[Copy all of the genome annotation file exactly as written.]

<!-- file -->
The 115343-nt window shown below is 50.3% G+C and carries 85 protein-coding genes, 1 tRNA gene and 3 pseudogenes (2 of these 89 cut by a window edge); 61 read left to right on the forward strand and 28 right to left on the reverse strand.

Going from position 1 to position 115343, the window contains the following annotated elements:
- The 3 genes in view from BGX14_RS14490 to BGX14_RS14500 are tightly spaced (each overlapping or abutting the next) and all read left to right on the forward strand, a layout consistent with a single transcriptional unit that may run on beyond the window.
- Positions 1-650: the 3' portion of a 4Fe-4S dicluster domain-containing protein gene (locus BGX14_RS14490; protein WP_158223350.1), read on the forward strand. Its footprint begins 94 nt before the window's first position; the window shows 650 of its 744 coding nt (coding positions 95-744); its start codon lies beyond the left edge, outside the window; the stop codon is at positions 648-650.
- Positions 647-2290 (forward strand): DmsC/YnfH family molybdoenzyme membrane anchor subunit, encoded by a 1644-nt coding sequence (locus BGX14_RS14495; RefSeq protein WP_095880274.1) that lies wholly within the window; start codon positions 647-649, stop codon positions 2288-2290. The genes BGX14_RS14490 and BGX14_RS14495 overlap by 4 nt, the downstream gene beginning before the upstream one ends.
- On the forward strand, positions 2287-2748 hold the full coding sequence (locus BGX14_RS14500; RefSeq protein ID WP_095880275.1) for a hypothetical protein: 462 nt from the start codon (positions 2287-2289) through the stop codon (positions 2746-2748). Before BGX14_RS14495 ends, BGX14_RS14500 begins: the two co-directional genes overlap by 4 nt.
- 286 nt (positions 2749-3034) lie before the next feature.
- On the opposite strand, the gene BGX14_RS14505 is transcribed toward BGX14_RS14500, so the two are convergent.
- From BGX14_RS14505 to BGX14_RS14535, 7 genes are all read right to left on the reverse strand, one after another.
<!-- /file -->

The 115343-nt window shown below is 50.3% G+C and carries 85 protein-coding genes, 1 tRNA gene and 3 pseudogenes (2 of these 89 cut by a window edge); 61 read left to right on the forward strand and 28 right to left on the reverse strand.

Going from position 1 to position 115343, the window contains the following annotated elements:
- The 3 genes in view from BGX14_RS14490 to BGX14_RS14500 are tightly spaced (each overlapping or abutting the next) and all read left to right on the forward strand, a layout consistent with a single transcriptional unit that may run on beyond the window.
- Positions 1-650: the 3' portion of a 4Fe-4S dicluster domain-containing protein gene (locus BGX14_RS14490; protein WP_158223350.1), read on the forward strand. Its footprint begins 94 nt before the window's first position; the window shows 650 of its 744 coding nt (coding positions 95-744); its start codon lies beyond the left edge, outside the window; the stop codon is at positions 648-650.
- Positions 647-2290 (forward strand): DmsC/YnfH family molybdoenzyme membrane anchor subunit, encoded by a 1644-nt coding sequence (locus BGX14_RS14495; RefSeq protein WP_095880274.1) that lies wholly within the window; start codon positions 647-649, stop codon positions 2288-2290. The genes BGX14_RS14490 and BGX14_RS14495 overlap by 4 nt, the downstream gene beginning before the upstream one ends.
- On the forward strand, positions 2287-2748 hold the full coding sequence (locus BGX14_RS14500; RefSeq protein ID WP_095880275.1) for a hypothetical protein: 462 nt from the start codon (positions 2287-2289) through the stop codon (positions 2746-2748). Before BGX14_RS14495 ends, BGX14_RS14500 begins: the two co-directional genes overlap by 4 nt.
- 286 nt (positions 2749-3034) lie before the next feature.
- On the opposite strand, the gene BGX14_RS14505 is transcribed toward BGX14_RS14500, so the two are convergent.
- From BGX14_RS14505 to BGX14_RS14535, 7 genes are all read right to left on the reverse strand, one after another.